Lydiard is right in writing that in a few weeks, with patience, is becoming progressively easier and more enjoyable. This week I will try and bump the time up to ten hours.

RUNNING THE LYDIARD WAY copyright 1978; more good stuff:

Once you’ve mastered the schedule, time, you can move on to one that concerns itself more with distance than time, and progressively increase your speed as your maximum steady state rises and your muscles and general condition become stronger: I will post this tomorrow…

Training: AM – Bowker Flats 12.5M, 1:42:38, 8:12 pace, 143HR, 80 degrees, sunny humid w\stroller

Weekly Review: Conditioning

Weekly Review
Total Miles: 64.25
Number of Workouts: 7, 8.5 hours
Stretching: need to get better at the routine
Yoga: Zero regressed due to lack of priority
P\U, S\U: 100/50

Notes: This one of two non-program weeks. My conditioning is coming along fine with no major injuries. As Mike commented I need to stop moving the 800lb. rocks and my back will feel better.

The Excel spreadsheets do not look all to user friendly so I will scratch that idea and go with an Access database of my own design. I have a few web examples that have nice front ends and can see samples of the “pay” databases to create my own.

Training missed the mileage mark, but that’s well and good per Lydiard. Go how you feel, says he. So, on Sunday’s run we practically ditched it at seven miles because it was so hot and humid. We finished with twelve by using short goals and extending them. Later in the day we hiked for an hour at Great Brook State Farm and ate ice cream.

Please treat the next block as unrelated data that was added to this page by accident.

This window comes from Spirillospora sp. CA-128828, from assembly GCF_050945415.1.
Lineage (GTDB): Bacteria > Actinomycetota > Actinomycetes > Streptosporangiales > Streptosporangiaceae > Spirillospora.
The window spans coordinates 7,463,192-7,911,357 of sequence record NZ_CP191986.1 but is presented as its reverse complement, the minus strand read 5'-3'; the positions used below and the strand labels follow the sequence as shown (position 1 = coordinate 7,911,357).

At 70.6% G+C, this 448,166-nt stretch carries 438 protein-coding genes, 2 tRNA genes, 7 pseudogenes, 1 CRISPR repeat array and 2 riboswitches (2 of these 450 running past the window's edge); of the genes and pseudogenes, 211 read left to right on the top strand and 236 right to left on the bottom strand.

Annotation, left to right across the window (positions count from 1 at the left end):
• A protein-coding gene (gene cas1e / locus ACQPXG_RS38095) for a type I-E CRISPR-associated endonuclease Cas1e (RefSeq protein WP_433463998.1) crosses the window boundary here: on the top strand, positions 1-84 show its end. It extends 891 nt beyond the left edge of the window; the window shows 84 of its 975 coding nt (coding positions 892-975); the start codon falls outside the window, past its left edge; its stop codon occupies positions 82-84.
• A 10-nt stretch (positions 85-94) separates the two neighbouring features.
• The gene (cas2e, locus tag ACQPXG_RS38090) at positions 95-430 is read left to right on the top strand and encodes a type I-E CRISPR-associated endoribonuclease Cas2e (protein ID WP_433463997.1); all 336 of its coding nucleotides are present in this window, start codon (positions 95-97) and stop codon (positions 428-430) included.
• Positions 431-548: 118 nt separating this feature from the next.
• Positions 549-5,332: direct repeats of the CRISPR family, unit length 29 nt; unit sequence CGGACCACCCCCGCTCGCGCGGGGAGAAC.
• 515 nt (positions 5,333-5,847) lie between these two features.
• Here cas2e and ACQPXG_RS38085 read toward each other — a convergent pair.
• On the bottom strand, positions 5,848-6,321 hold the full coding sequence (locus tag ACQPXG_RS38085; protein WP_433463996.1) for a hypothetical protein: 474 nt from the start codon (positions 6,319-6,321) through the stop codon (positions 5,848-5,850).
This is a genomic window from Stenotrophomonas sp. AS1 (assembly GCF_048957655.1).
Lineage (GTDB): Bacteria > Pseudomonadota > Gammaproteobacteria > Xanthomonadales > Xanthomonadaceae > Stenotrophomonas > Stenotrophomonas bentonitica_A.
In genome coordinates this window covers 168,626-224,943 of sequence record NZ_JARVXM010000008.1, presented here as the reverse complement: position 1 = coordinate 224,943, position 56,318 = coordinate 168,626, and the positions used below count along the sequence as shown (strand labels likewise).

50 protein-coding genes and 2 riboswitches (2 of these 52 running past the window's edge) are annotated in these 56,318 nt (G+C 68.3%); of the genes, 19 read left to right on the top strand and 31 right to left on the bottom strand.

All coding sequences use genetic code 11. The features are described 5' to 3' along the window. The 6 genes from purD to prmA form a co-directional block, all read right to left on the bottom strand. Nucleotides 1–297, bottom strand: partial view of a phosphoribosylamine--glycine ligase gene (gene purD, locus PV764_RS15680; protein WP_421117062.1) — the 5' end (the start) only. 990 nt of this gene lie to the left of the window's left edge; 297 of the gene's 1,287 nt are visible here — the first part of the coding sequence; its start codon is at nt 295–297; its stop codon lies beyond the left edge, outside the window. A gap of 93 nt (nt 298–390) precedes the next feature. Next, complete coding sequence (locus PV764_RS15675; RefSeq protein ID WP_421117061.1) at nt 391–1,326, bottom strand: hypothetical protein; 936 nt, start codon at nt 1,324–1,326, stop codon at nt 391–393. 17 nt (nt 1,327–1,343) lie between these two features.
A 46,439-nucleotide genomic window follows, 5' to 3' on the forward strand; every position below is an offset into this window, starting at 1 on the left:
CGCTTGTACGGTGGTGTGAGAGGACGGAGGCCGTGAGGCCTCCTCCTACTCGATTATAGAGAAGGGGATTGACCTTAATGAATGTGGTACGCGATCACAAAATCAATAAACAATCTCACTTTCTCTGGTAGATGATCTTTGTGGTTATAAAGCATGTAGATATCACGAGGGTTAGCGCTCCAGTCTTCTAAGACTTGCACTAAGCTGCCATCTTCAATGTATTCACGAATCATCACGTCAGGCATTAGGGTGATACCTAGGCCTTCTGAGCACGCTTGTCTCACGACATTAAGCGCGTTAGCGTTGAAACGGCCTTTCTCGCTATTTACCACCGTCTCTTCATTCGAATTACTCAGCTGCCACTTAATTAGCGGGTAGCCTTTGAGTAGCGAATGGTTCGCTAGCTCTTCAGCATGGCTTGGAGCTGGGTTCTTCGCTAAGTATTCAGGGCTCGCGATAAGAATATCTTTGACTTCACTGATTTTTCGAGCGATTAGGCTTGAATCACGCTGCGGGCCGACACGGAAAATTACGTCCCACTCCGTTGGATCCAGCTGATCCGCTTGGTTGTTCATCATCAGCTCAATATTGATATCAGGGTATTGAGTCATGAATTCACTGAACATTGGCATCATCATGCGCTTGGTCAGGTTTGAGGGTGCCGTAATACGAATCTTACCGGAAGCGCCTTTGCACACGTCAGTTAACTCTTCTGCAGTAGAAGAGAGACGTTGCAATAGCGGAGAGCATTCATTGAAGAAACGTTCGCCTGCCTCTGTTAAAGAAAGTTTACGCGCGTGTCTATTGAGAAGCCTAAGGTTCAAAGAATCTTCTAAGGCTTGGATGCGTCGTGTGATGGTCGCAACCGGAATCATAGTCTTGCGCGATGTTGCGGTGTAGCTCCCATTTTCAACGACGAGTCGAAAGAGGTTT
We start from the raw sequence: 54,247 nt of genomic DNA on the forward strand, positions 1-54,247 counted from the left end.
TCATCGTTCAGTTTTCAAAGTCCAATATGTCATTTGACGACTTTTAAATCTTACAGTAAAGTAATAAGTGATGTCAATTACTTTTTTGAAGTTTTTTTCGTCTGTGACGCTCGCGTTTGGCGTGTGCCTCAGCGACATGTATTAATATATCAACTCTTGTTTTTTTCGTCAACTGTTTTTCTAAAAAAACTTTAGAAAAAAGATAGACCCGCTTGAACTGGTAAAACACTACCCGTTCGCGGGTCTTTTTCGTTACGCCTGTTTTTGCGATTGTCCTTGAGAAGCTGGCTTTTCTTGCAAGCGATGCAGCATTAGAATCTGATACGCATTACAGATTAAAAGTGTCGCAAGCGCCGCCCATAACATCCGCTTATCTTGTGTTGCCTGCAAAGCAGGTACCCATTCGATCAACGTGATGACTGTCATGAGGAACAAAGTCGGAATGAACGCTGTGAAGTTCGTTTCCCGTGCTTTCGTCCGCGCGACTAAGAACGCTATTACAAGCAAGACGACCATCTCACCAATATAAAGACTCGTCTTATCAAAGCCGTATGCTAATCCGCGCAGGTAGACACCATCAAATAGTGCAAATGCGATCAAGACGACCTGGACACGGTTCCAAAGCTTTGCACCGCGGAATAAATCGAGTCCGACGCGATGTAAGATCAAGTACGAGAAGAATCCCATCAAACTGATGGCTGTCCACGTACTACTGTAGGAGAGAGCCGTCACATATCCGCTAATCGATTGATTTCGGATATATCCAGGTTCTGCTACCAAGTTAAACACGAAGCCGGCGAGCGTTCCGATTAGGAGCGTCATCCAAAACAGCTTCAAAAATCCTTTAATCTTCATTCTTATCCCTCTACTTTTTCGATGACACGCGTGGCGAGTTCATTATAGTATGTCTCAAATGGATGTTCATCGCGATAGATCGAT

Issues to Note:
1. it’s hot and humid or as the local weather reporter says, Hot and Hazy. My advice is to get used to it and get over it.
Next Week Goal:
Up the mileage to 69, run on time based, no testing, increase yoga to two, stretching and strengthening consistency.

Training: AM – Water Row 12M, 1:42:01, 8:30 Pace, 136 HR, 80s, Sunny humid with stroller.

Saturday, June 17, 2006

Training: Fifer’s 4 Mile Road Race

We were awakened to the sound of the landscaper’s machinery as they prepped to mow the lawn early this morning. Good enough reason to pile out of bed on a Saturday and head off to the race. It was very sunny and the temperature was climbing to expected 80 degrees.

The conservative side of me, hence Lydiard readings told me to forestall the race and let my wife run it as a tune-up to our Townie race on the fourth. Another part of me is not quite comfortable racing with the jogging stroller. Runners seem to get really irked for being passed by someone with a stroller. I ran the course approximately seven minutes ahead of the musket firing to start the race.

The course is published as flat, it’s not many rolling hills and turns, it’s saving grace is the umbrella of foliage that covers the entire course except the 400m down a gravel road to the popsicle stick finish. Yes, this is another one of those old-fashioned hometown races. It is very popular with the families and neighbors. Following the race there is a parade and a day long of food\sporting activities and local merchant booths.